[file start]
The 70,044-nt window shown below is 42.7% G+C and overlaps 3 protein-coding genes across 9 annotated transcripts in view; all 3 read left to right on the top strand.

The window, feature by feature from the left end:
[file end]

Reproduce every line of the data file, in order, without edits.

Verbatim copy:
The 70,044-nt window shown below is 42.7% G+C and overlaps 3 protein-coding genes across 9 annotated transcripts in view; all 3 read left to right on the top strand.

The window, feature by feature from the left end: